From my understanding, you produced three of the songs. What can you tell me about “Untouchable”? That was a collaboration effort, and the crazy part is…well, I can’t tell you everything about this song, but [laughs] it was a collaborative effort.
It started off with an idea Em had, and he’s really good at that. Sometimes he’ll have an idea and say, “Oh, okay, let’s just work this out.” So he brought this idea, and was like, “Yo, I always wanted to do this,” and he just built from there. And it turned into…we can come back to it at a later date. It’s a really good story behind that song.
“Walk On Water” was the first single off the album. Something that really struck me about it was how Em’s vocals were recorded. They’re recorded so raw, almost amateur-sounding—intentionally, obviously. What can you tell me about that? That’s another great story to tell. [laughs] I think Rick [Rubin] played the song. Paul may have sent it to him. It was a Skylar Grey idea. Something happened with her where, I didn’t even think it was possible, but her pen game got even better.
The way it turned out was Beyoncé on it, which is one of the suggestions I made. I can’t even, let’s not talk about it. [laughs] But he did the vocals like that ’cause he wanted to have this certain feeling. It should sound in-your-face, real. The whole point of that record is, think about the hook: “I walk on water / But I ain’t no Jesus.” So people pray today, and then when they get what they asked for, they still ain’t happy. I think that’s the most selfish thing that people can do.
Nobody’s a fan anymore, everybody’s an expert. Period. You can’t put out a song without being critiqued. People ask for love and then get it and it’s not even enough, or they don’t treat it right. If you ask for a toy, you’re leaving it in the middle of the street. So that song is like, “Look. There’s nothing I can do that’s going to make you happy. You can’t make everybody happy.” So he wanted to sound very raw and bare and truthful, and that’s what it sounds like.
Speaking of criticism, even before the album is out, I saw some critiques of the tracklist. People were saying, “Where’s Royce? Where’s Westside Gunn? There’s no real rappers. It’s just pop singers.” Do you have any response to that line of criticism?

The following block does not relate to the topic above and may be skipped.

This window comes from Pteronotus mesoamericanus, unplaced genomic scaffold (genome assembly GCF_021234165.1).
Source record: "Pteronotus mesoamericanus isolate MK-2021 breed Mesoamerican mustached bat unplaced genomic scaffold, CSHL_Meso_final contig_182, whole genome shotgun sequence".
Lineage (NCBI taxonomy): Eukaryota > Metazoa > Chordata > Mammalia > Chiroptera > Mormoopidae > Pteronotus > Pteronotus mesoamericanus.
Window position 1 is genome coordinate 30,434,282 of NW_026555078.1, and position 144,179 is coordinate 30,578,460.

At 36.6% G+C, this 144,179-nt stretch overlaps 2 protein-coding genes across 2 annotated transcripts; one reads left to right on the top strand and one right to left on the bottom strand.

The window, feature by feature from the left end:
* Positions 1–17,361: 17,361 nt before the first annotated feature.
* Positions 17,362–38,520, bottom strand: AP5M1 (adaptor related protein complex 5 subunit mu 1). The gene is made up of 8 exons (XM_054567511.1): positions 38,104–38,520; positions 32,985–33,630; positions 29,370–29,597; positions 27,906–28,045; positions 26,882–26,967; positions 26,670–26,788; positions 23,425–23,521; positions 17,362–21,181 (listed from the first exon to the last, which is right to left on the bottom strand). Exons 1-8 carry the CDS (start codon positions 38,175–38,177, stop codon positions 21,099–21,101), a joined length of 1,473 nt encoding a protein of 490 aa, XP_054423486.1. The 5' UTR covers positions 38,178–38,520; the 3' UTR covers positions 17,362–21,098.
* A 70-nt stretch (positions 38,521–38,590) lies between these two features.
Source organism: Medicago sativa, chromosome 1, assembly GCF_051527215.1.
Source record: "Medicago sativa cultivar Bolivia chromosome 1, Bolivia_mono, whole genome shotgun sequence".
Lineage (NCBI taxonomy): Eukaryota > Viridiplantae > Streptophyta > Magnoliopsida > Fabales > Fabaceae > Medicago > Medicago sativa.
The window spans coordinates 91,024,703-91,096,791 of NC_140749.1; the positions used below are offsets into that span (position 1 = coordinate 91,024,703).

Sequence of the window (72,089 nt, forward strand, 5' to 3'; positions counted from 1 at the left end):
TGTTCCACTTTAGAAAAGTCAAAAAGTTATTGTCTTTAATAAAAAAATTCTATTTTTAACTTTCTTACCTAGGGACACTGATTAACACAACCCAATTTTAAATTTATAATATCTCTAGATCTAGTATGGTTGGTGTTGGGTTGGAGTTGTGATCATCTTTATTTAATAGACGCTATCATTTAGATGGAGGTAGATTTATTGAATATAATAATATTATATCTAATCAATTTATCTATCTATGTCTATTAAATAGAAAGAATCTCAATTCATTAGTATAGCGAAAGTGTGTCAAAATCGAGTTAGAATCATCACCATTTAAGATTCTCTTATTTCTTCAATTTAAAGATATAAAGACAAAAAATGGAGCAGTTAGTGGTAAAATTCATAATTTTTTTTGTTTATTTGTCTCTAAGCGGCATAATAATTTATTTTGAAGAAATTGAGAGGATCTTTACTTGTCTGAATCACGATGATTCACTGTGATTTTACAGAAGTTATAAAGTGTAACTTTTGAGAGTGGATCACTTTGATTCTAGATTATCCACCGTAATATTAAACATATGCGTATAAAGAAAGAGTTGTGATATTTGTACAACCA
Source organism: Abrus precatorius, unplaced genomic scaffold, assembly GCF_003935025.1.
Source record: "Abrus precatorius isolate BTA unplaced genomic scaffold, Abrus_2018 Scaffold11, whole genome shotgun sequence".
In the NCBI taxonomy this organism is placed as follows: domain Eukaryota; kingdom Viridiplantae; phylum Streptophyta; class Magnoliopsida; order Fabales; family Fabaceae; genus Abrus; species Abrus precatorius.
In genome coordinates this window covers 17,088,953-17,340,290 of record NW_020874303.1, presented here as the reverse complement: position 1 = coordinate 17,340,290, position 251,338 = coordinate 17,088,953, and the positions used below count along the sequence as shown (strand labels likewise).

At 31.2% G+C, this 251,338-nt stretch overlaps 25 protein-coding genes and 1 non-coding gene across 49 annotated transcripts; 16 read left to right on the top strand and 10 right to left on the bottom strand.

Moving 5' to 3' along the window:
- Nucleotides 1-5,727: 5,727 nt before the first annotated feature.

[Sighs] You know, again, people aren’t happy. Whatever you do, they’re not gonna be happy with it. And once they’re made their mind up to not be something, you can’t worry about it.
‘Cause that’s a handful of people who feel like that. The internet is a very broad place, and the people that got time to sit there and comment all of those things, they probably do that all day. That’s not the only thing that they comment on. [laughs] So I don’t know, man. I didn’t expect that much criticism. I just look at it like, “Oh, these are people that got nothing to do.”
You’ve spent so much time working with rappers, but when you’re working with singers the caliber of someone like a Beyoncé or a Pink, what is that like? I mean, with something like that…first of all, a Beyoncé, she knows exactly what she’s trying to do. She’s just pow, pow, pow. [laughs] Same thing with Alicia Keys. Alicia’s a brilliant mind. These artists are who they are because of their talent already.
I’m a fan of Kehlani. I’m lookin’ forward to working with someone like that because she’s so new, and it’s this raw talent. I love working with new artists, moreso. Because established artists, they know exactly what they wanna do.
Now, the great part is when they get in the same room and start working on things, and then the idea turns into something else. The art of working with people is what we lost, and it’s just great to see that happen with some artists. The difference, though, is that an artist as big as Beyoncé or Alicia or even Rihanna, they have a way of doing things and that’s what they do, and you go to them because you know what they do. That’s the big difference. They know what the hell they wanna do.